Eventually, I’d like to turn Runaway Girl into a film. That’s the reason we did the play, to show people it could be done. The movie has always been in my heart, as part of the mission. The story in Runaway Girl is a story that everyone needs to see. Especially black women. Because we get this idea that if a black woman is pretty, if she’s light-skinned, and if she’s smart, nothing bad happens to her. But my situation—I was sexually abused from the time I was six to when I was 14. It was one person, and then it was another person, and there got to be the situations were promiscuity happened, and rape happened, and I just transformed into this person. When you see the movie Precious, she’s dark-skinned and she’s fat, but we need to see a child to a woman who’s pretty and smart, whose family loves her, and she still suffers from this thing. How it can take you all the way down. How it can affect how you’re thinking.

Nora: I read this phrase on your website, ’oppression depression.’ I’d never heard it before.

Ayanna: Yes, I made it up! I coined the phrase. Because that’s what it is. All of my clients suffer from that. Some of them also suffer from schizo-affective disorder, bipolar disorder, these other things. […] Children are depressed. The way it looks is behavior problems and big displays of anger and sexual behavior, taking pills, taking drugs, smoking weed, eating trash. Their symptoms look like that. You’re stuck in this view of yourself. […] You don’t even see potential. That’s what I love about us, we come from that place where no matter where you are—if you’re incarcerated, if you’re a prostitute, if you’re a drug addict, if you’re a mama of seven—if don’t matter. You can be great. And we believe it. We totally believe it fully with our hearts that you can be great. It’s about being who you are. So let’s get to the root of it.

In my office, I’m like, ‘This is the cry zone.’ Because our people will not cry. They think it’s the weakest thing to cry. So I tell them, ‘Listen. Cry. Get it out. I’ll cry with you!’ I be in there crying too! It’s okay to cry. Because where do those uncried tears go? They go in rage, they go in physical sickness, they go in mental sickness. […] I say, ‘I’m sorry that happened to you.’ We get down to the real root of it, and a lot of the times it’s sexual abuse. 85% of my clients are sexually traumatized or have been sexually violated in some way. Even the little girls. It’s bad. But True Love Movement is the light, and that’s what it was supposed to be.

Nora: You’re giving a lot, all the time. What do you practice to give back to yourself?

Ayanna: I have a self-care practice that has to be done. It’s the way I’m able to maintain. And it’s radical. I fight for it. […]  My favorite way to take care of myself is to listen to instrumentals and freestyle. Freestyle, hip-hop poetry. I start tapping in my Spirit and I start, like, talking to myself. I’m rappin’, then the time I’m into it, I’m crying, I’m singing. This is the way that I’m able to maintain. I do it everyday. In the car, I’ve got the children doing it! […] I’m a hip-hop baby. I grew up with hip-hop. When I was a teenager I was writin’ rhymes, and I’ve been freestylin’ forever. Through that, my Spirit will give me a hook, and I’ll just sing it over and over and over and over. Then I’ll take my recorder and I’ll record it, and it becomes a piece.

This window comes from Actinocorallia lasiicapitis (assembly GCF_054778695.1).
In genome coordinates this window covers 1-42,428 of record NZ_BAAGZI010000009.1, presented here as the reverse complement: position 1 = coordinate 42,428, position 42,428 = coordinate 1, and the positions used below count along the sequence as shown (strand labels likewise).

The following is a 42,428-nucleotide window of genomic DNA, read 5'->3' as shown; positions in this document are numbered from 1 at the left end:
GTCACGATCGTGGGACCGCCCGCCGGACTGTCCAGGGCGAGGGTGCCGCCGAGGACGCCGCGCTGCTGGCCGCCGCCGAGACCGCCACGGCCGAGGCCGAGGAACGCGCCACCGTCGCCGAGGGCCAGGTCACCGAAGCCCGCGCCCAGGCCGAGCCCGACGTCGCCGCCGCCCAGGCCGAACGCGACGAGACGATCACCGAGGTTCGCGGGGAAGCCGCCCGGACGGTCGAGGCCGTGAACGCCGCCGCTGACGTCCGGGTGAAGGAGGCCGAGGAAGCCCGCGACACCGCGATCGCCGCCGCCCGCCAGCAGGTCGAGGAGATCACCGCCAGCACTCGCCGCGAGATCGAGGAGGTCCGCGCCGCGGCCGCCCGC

If I didn’t have dance, I don’t know what I’d do. So I go to a regular dance class at Sanchez Dance Center. Then the Tekrema Center for Art and Culture, my sister Greer is a beautiful elder in the community. Dance has been her everything—she’s so amazing. She does the Super Class every Saturday.

Nora: Who are some New Orleans artists who inspire you?

Ayanna: I’m well-connected with all the beautiful mamas in the New Orleans arts scene right now. My sister Cfreedom, she’s one of my favorite friends. She’s my forever sister. We connected through art. We were in a group called Queens of the Mic and we were doing hip-hop together, four of us. That group disbanded, but our love for each other never did. Cfreedom is mission-driven also—always caring about the community—and so talented. […] She’s getting ready to come out with a short film called The Essence of New Orleans Women. I’m in it, we’re all in it, all of these beautiful black women artists. It’s coming out this year. She’s been really working on it. The thing about it is, we don’t have resources. We need resources to do this work. We can do powerful things, all these women artists, but resources are the thing.

That’s my message to outside people who want to help. Money! We need money to do these really powerful pieces. C-freedom has had to hustle to get money and do one scene, then get money, and do another scene. It could’ve been done.


True Love Movement is hosting a series of group events, Self-Care Sundays, through the summer. Follow them on Facebook and Instagram for updates about the place and time of each event. [Note: the series is unapologetically a black space.]

Ayanna is also recording a new album in September.